Democrats on the Michigan school board lashed out at the state’s charter sector on Tuesday, using a symbolic vote to raise concerns about the mishandling of federal charter school grants.

Three of the five Democrats present at Tuesday’s board meeting voted against $47 million in federal grants knowing that their opposition won’t stop the money from flowing to Michigan charter schools. The state won the five-year grant before the newest board members took office this year, ushering in a Democratic majority after two years of divided governance.

Still, they said they wouldn’t formally sign off on the grants because of the program’s history of wasting money on schools that never served students.

“I don’t want to feed the beast,” said Michelle Fecteau, a Democrat on the board. “Not until we can provide true choices without these negative consequences.”

Of the 176 Michigan schools that received federal grants in the past, 75 never opened their doors, according to the state education department. Another 12 enrolled students and held classes, but eventually closed.

Michigan wasn’t unique. Across the country, up to $1 billion in federal funds went  to charter schools that never opened or are now closed, according to a March report.

Several board members used the report to argue that Michigan should stop backing new charter schools.

“Why do we keep building new schools when we have fewer kids?” Ulbrich asked Casandra Ulbrich, the board president, pointing out that Michigan’s student population has shrunk by 12 percent in the last 15 years.

Officials with Michigan’s education department, which the board oversees, emphasized that the latest federal grants would be used mostly to improve existing schools, not open new ones.

The previous program “had a substantial planning component that is not a large part of the grant now,” said Paula Daniels, director of the state’s Office of Educational Supports.

In fact, Daniels said, the grants will let the state exercise more oversight over charter schools. Many Michigan charter schools contract out most of their operations to private managers that are not subject to the same transparency laws as traditional public schools. But in order to receive the grant money, schools must share some information about their spending publicly.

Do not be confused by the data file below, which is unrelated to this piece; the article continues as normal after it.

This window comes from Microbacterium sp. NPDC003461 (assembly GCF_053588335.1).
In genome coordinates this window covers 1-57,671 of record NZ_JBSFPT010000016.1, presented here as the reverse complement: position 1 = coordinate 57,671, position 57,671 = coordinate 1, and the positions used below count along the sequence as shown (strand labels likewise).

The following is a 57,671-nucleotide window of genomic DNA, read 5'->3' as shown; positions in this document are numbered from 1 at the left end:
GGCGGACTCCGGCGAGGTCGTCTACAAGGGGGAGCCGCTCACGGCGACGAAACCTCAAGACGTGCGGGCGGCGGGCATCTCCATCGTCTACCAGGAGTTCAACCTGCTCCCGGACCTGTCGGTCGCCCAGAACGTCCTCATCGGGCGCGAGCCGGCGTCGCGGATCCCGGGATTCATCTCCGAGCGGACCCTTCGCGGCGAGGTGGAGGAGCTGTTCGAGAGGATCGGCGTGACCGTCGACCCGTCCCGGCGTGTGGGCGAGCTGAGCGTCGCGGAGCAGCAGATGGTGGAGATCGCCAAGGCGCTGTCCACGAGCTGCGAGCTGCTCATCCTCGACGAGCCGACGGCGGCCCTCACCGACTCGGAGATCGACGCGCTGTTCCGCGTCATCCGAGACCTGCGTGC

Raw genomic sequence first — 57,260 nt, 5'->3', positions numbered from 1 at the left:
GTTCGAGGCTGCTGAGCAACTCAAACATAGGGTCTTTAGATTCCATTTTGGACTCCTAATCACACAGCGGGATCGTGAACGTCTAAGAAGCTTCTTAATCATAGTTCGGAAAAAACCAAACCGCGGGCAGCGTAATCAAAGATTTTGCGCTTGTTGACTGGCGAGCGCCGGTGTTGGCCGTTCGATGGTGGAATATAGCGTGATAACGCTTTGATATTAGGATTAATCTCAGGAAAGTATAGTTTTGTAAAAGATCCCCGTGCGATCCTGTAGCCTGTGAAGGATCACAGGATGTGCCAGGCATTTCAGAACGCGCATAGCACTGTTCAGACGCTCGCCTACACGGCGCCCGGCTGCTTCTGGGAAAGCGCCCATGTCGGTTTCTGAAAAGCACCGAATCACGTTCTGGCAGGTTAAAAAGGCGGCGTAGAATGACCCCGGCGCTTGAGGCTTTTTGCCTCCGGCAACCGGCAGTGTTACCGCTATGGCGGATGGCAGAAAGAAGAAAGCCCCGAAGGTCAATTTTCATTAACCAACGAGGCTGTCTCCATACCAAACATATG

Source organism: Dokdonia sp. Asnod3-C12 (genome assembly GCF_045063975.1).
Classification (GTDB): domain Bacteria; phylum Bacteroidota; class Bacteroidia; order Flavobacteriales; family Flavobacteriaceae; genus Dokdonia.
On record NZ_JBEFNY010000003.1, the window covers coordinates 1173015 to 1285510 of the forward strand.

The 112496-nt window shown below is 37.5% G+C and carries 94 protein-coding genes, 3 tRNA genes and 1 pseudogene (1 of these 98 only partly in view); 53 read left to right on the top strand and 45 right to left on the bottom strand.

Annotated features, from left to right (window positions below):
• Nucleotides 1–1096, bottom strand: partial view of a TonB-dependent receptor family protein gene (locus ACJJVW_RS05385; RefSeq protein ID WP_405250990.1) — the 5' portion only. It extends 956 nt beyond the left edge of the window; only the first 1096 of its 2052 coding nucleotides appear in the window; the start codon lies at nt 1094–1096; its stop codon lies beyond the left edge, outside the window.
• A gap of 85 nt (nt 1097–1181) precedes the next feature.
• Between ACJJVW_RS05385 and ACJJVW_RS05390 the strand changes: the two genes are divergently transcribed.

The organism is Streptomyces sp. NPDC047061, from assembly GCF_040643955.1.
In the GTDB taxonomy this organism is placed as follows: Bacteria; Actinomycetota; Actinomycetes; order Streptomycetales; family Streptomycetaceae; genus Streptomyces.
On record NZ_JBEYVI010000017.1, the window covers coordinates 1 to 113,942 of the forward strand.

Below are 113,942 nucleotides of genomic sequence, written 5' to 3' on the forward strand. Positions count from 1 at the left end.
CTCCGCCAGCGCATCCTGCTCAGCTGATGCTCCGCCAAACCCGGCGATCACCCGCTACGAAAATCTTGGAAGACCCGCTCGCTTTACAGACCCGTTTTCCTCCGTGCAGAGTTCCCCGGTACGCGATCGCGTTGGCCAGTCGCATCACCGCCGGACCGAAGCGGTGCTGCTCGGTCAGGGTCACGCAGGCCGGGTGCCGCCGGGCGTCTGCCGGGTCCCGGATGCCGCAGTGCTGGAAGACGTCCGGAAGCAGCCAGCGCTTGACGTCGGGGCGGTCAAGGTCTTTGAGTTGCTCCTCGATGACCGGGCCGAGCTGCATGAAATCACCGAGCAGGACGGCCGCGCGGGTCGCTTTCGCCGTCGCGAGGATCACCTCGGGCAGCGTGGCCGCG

“We saw this as an opportunity to invest in oversight and quality,” Daniels said of the grant.

The national charter school sector has grown steadily over most of two decades, fueled in part by the federal grant program, which has routed more than $3 billion to startup charter schools since it began under President Bill Clinton.

Today, 10 percent of Michigan students are enrolled in charters. But the sector’s growth is slowing, and charters face growing political headwinds in some places, especially as they fall out of favor among white Democrats.

Lupe Ramos-Montigny, the lone Democrat who supported the program (Fecteau abstained), said she hoped the money would improve the state’s oversight of charter schools. Roughly 80 percent of Michigan’s charter schools are run by for-profit companies, and previous investigations have found widespread conflicts of interest and self-dealing.

“At the end of the day a lot of our children are in those schools,” she said. “We have an opportunity in the department for accountability which wasn’t in the picture before.”